North Dakota has enacted its own state laws regarding overtime pay and minimum wages. As a result, workers in North Dakota are protected by both the federal wage and hour laws (Fair Labor Standards Act – FLSA) and state law.
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Overtime Laws in North DakotaNorth Dakota’s overtime pay laws are similar in many respects to federal law but do vary on several points:
- Non-exempt employees (including those paid a day rate) must be paid 1.5 times their regular hourly rate for all hours worked over 40 in a single workweek.
- Daily overtime is not required under North Dakota state law.
- Overtime is calculated on a weekly basis, regardless of the length of the pay period.
- Also, overtime hours may not be “banked” and used for time off in a later week.
- Overtime is based only on hours actually worked – paid holidays, PTO, or sick leave do not have to be counted in computing overtime hours.
- Comp time in lieu of payment for overtime is not permitted, except by governmental employers
- North Dakota overtime laws and federal wage law prohibits employers from retaliating against any employee for filing any complaint or starting any proceeding under or related to the wage and hour laws. Employees are protected regardless of whether the complaint is made orally or in writing.
OVERTIME IN THE OIL PATCH
North Dakota overtime laws were implemented to protect workers in these industries and others. The oil and gas drilling industry is one in which overtime pay violations have routinely been found and from which millions of dollars have been recovered for unpaid / underpaid workers.
Common Oilfield Overtime ViolationsThe following are a few examples of common violations:
- Oilfield workers who are paid straight time for overtime (eg $17/hour for all hours worked, including hours over 40 per week)
- Workers paid a set day-rate and no overtime, even though they work over 40 hours per week (common for inspectors, mud loggers / mud engineers /solids control techs)
- Workers who are treated as “independent contractors” instead of employees to avoid paying them time and a half for overtime
- Non-exempt workers who are paid a “salary” and no overtime, even though they work over 40 hours per week and are not involved in management or operations of the company.
- IT / Tech Support workers who are not computer programmers or systems analysts
What Oilfield Industry Jobs are at Risk?The following is a sampling of the oil and gas industry jobs that have been subject to overtime wage law violations:
- Pipeline Inspectors
- Top Drive Technicians
- Top Drive Assistants
- Top Drive Mechanic
- Service Supervisors
- Field Office Clerks
- Field Service Technicians / Engineers
- Water Truck Drivers
- Pumpers / Field Operators / Lease Operators
- Tool Pushers
- Mud Loggers and Mud Logging Technicians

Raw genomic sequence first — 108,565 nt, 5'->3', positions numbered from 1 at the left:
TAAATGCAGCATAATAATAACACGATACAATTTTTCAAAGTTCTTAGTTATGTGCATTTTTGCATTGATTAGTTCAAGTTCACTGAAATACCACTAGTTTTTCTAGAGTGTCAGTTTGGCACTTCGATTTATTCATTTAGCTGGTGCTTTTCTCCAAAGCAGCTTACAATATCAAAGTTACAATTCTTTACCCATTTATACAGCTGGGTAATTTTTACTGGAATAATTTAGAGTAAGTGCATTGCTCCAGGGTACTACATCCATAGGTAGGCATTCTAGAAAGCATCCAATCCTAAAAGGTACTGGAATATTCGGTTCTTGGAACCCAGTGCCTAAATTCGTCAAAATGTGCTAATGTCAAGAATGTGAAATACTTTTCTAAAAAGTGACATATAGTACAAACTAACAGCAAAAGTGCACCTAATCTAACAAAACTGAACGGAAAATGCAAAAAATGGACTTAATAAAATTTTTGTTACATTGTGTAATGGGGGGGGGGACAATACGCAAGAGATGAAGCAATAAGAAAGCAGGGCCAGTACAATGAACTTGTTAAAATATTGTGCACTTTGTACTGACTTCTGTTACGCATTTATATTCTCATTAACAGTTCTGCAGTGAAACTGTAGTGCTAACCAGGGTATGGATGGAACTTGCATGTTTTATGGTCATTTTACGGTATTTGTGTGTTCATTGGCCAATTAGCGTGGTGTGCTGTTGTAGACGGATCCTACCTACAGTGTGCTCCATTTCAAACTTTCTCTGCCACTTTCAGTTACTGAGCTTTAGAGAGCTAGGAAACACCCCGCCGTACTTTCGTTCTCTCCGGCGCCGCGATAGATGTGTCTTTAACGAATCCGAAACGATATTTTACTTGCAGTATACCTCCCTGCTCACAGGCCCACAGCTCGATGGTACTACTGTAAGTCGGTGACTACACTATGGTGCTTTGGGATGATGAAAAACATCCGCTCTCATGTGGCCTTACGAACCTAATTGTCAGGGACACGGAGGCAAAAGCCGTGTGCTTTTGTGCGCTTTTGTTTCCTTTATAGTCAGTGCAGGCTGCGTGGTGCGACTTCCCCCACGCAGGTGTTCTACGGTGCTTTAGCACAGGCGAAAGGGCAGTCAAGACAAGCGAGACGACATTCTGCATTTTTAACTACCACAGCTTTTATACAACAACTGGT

Are You Owed Back Overtime Wages?
Specific Exemptions in North DakotaEmployers must follow both the North Dakota labor laws and United States federal law, which requires employers to pay all “employees” a minimum wage and increased rate for overtime. However, there are exceptions under North Dakota overtime laws that “exempt” certain types of workers. The following is a partial listing of exempt jobs, meaning they are not required to be paid overtime:
- Persons employed in a bona fide Administrative, Executive, or Professional capacity.
- Employees who work for certain motor carriers – including drivers who operate vehicles over 10,000 lbs GVWR in interstate commerce.
- An employee engaged in an agricultural occupation – growing, raising, preparing, or delivering agricultural commodities for market.
- A mechanic paid on a commission basis off a flat rate schedule.
- A straight commission salesperson in retail automobile, trailer, boat, aircraft, truck, or farm implement dealerships unless that salesperson is required to be on the premises for more than forty hours per week.
- A computer professional exercising discretion and independent judgment when designing, developing, creating, analyzing, testing, or modifying computer programs or who is paid hourly at a rate of at least $27.63.
- An employee of a retail establishment if the employee’s regular rate of pay exceeds 1.5 times the minimum hourly rate applicable if more than half of the employee’s compensation for a period of not less than one month is derived from commission on goods or services sold.
Travel Time & Pay in North DakotaThe following types of travel time are considered work time under North Dakota wage laws for which an employee must be compensated:
- Travel during regular work hours
- Travel on non-work days during regular work hours (regular work hours are those typically worked by an employee on work days)
- Travel time from job site to job site or from office to job site
- The driver of a vehicle is working at anytime when required to travel by the employer
- One-day assignments performed at the employer’s request (regardless of driver or passenger status).